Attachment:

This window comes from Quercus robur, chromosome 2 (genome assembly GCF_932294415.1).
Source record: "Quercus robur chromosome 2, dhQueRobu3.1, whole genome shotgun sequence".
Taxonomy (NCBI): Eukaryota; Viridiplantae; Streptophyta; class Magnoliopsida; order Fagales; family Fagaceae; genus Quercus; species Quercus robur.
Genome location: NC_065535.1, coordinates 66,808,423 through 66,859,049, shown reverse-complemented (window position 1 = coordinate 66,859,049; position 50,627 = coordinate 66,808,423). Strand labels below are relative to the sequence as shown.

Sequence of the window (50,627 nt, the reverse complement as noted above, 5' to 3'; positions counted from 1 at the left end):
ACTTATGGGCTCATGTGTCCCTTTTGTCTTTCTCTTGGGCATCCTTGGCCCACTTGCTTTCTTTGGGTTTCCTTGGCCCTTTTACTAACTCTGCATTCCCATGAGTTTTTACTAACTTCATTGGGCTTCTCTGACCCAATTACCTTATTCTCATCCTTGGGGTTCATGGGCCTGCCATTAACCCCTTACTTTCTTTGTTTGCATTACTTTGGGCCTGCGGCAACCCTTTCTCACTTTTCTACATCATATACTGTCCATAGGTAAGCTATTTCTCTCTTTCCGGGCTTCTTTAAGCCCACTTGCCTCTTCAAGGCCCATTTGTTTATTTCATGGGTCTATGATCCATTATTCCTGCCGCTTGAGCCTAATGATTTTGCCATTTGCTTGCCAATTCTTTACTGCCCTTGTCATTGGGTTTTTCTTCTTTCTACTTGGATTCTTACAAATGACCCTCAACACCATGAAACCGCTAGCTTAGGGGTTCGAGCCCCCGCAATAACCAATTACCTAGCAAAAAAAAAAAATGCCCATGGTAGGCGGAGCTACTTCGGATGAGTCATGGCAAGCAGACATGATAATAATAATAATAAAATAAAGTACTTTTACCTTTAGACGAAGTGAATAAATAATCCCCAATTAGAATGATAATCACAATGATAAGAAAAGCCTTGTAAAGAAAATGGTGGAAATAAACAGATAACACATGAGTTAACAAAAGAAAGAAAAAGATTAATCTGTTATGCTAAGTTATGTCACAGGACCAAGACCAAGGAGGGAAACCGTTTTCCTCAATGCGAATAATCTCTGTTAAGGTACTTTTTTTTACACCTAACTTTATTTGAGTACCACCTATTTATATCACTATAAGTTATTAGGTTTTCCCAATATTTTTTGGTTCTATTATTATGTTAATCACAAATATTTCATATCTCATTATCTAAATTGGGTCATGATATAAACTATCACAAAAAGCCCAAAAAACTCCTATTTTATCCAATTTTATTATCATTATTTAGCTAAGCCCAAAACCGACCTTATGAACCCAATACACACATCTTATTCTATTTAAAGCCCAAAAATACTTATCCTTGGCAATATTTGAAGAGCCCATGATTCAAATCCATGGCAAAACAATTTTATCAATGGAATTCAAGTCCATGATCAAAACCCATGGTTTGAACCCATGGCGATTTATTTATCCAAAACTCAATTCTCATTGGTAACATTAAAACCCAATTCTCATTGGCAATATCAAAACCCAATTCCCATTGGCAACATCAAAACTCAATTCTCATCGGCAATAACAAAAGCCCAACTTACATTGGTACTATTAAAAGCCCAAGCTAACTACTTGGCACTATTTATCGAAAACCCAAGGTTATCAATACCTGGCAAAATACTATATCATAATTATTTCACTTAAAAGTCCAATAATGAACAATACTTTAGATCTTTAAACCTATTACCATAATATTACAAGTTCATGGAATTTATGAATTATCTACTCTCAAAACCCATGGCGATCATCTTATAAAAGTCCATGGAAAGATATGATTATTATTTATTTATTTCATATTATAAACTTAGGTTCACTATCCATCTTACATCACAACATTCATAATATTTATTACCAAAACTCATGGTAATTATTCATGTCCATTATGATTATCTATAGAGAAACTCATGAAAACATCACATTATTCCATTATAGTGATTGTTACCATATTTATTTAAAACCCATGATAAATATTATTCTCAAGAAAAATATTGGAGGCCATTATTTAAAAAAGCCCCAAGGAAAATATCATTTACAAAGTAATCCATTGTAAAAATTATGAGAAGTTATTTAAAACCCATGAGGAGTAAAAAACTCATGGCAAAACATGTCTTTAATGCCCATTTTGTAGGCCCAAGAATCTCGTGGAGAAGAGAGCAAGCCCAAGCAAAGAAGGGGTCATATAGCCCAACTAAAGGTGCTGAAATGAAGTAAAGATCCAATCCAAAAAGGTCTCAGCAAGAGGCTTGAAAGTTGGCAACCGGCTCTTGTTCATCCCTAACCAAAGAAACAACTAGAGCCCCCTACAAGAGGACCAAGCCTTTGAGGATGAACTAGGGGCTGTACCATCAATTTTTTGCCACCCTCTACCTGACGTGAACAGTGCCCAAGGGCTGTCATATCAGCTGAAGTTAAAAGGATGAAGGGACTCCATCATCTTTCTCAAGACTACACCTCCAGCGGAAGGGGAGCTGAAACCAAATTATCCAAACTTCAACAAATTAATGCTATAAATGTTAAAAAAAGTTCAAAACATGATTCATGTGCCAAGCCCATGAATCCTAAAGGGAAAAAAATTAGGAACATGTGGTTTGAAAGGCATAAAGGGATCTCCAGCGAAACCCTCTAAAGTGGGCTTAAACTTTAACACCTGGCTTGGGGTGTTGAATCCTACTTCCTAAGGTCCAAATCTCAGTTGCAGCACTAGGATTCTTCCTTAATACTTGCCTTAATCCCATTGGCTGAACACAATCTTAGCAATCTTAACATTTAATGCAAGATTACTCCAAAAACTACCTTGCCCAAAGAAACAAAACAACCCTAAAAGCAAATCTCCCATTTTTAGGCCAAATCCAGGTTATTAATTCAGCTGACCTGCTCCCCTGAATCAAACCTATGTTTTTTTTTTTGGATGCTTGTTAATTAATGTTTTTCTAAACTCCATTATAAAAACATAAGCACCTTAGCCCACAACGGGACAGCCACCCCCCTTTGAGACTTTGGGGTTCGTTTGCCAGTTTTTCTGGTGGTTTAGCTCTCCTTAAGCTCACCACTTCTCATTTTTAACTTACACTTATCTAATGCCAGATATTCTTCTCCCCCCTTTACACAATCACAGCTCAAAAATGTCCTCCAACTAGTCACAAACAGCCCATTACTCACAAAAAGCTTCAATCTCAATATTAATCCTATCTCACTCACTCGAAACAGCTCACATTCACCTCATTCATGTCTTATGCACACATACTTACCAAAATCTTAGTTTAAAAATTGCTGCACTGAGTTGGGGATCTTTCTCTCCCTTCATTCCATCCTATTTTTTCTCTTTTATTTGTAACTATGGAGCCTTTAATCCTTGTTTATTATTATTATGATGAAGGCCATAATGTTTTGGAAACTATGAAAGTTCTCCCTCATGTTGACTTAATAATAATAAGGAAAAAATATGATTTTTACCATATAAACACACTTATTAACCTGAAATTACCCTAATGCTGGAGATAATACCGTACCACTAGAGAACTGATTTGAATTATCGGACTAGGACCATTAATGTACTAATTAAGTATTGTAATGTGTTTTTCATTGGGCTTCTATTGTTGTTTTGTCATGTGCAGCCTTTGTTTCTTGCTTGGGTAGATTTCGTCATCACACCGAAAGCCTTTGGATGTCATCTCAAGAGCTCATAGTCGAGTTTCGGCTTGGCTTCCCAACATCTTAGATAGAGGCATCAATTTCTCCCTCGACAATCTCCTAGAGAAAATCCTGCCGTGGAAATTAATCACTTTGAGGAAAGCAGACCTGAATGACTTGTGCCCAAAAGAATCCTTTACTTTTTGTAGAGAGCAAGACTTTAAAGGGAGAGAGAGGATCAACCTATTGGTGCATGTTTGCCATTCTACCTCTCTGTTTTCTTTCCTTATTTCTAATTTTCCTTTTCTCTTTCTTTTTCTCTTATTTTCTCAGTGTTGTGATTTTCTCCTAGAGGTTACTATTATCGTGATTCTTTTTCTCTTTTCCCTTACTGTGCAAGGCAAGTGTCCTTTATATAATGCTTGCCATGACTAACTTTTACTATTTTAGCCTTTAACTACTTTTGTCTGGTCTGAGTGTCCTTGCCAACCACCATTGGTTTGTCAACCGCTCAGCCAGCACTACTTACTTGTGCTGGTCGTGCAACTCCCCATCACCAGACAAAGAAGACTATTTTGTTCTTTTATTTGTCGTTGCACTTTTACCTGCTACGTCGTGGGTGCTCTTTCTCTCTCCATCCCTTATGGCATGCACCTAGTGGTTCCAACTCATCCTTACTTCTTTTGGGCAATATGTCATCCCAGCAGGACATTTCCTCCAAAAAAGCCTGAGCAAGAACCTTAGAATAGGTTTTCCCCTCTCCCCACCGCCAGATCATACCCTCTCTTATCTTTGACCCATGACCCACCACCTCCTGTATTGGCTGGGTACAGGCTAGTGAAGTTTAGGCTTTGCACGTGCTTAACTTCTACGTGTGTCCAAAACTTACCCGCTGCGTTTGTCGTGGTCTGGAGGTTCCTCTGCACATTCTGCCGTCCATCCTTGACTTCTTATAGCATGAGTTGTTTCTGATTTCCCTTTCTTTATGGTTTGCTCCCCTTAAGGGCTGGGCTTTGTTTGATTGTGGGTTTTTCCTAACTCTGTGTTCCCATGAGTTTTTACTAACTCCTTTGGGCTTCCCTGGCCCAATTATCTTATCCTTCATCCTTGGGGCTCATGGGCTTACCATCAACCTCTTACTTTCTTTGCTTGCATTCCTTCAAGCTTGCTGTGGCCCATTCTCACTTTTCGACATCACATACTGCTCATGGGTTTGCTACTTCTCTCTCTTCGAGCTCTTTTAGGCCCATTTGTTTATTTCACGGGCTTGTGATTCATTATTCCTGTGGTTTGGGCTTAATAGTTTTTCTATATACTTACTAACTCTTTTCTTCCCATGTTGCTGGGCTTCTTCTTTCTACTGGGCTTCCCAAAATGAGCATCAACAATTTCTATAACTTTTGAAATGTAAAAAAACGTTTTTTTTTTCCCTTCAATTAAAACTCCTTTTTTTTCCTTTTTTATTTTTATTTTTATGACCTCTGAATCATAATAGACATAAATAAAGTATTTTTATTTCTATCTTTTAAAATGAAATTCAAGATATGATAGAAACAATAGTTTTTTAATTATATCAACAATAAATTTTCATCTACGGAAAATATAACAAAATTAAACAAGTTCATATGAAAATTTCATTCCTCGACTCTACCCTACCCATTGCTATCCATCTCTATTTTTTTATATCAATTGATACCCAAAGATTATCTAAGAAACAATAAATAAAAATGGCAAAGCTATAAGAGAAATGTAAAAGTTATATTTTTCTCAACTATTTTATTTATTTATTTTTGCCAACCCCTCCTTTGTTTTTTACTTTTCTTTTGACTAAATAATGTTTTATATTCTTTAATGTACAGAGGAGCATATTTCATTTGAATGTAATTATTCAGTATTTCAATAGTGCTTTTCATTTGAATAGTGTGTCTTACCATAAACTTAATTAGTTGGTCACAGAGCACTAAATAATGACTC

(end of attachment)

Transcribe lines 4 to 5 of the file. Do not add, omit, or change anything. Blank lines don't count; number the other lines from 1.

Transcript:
Genome location: NC_065535.1, coordinates 66,808,423 through 66,859,049, shown reverse-complemented (window position 1 = coordinate 66,859,049; position 50,627 = coordinate 66,808,423). Strand labels below are relative to the sequence as shown.

Sequence of the window (50,627 nt, the reverse complement as noted above, 5' to 3'; positions counted from 1 at the left end):